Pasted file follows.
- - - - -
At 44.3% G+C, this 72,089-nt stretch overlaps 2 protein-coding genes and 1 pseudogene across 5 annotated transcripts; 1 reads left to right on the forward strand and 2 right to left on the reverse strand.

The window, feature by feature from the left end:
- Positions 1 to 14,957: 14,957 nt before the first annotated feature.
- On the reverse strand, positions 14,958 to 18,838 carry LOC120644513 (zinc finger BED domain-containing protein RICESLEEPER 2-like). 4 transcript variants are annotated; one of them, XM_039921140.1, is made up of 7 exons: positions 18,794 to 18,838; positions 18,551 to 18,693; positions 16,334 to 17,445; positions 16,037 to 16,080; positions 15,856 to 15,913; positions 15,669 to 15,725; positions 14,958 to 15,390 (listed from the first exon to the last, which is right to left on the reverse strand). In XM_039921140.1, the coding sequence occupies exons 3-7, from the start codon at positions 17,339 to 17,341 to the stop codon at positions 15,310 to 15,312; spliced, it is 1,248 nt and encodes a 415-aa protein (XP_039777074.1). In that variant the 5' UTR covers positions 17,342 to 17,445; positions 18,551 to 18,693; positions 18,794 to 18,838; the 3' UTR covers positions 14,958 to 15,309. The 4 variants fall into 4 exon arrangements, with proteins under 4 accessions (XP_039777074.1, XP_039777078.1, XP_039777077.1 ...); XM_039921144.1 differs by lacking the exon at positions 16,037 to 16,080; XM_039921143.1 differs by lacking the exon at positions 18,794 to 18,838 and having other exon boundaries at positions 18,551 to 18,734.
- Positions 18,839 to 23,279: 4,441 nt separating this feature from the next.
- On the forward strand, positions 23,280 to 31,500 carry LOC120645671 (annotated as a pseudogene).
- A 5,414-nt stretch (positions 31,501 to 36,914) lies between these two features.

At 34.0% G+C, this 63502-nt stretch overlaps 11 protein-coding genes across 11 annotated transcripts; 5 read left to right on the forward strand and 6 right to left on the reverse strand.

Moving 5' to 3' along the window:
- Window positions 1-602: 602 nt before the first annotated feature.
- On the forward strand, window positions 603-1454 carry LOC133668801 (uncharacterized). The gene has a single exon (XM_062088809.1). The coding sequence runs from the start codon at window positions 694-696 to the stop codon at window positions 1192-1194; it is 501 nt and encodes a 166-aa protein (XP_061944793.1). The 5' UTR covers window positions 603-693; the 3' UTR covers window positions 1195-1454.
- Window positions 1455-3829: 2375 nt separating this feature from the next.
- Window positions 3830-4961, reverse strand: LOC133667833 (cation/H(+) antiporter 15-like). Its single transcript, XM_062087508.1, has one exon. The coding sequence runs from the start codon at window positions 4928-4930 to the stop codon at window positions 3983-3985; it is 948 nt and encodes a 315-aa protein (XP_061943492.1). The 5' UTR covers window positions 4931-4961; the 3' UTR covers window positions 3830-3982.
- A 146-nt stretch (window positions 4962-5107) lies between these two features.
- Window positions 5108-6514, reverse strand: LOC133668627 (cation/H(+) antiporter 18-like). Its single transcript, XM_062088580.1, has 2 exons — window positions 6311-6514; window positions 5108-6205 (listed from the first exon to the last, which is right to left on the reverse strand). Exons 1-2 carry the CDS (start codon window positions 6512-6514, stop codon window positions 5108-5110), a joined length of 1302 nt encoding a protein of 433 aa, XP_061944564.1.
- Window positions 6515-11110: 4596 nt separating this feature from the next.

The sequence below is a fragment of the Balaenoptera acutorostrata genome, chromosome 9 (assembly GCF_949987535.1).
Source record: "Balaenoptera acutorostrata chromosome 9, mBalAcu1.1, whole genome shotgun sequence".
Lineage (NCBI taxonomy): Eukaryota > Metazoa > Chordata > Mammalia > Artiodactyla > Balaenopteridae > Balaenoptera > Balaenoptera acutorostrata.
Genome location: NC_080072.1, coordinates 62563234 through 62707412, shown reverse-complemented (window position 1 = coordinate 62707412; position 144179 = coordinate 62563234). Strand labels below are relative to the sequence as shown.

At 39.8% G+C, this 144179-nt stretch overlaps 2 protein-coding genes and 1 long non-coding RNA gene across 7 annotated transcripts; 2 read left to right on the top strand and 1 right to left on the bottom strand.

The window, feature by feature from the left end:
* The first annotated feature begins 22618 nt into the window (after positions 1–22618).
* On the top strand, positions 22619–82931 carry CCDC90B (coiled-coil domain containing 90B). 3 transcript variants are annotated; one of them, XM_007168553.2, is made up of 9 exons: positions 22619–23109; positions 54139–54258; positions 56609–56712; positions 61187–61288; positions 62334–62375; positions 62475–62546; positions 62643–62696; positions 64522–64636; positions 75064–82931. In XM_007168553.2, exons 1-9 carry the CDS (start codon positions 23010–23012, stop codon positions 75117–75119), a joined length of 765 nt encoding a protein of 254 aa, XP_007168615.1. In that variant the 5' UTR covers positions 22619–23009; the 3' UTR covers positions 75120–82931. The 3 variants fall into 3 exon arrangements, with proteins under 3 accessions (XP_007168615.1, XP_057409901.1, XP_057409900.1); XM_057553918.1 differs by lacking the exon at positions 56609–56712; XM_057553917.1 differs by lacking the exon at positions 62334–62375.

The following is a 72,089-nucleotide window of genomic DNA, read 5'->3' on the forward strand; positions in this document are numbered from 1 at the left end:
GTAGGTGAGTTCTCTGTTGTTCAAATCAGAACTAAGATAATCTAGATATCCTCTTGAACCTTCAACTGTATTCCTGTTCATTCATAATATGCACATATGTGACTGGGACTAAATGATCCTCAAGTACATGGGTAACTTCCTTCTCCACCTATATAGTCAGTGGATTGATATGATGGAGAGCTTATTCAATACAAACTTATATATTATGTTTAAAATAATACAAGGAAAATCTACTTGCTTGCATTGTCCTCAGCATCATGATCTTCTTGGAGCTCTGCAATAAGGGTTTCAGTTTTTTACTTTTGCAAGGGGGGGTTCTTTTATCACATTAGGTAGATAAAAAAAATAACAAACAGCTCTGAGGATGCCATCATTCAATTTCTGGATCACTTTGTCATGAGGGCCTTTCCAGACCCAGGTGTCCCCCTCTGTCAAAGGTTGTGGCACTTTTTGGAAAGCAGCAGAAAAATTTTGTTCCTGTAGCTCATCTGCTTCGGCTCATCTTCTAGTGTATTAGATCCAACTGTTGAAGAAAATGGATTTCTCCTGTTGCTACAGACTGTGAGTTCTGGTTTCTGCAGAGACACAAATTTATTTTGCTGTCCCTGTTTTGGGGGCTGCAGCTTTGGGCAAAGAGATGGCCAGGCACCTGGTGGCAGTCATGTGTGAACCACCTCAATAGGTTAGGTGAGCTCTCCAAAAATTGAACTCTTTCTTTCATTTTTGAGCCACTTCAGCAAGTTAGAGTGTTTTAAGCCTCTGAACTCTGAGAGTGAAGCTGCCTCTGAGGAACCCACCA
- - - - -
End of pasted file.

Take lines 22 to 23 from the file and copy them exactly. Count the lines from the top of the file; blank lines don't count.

The window, feature by feature from the left end:
* The first annotated feature begins 22618 nt into the window (after positions 1–22618).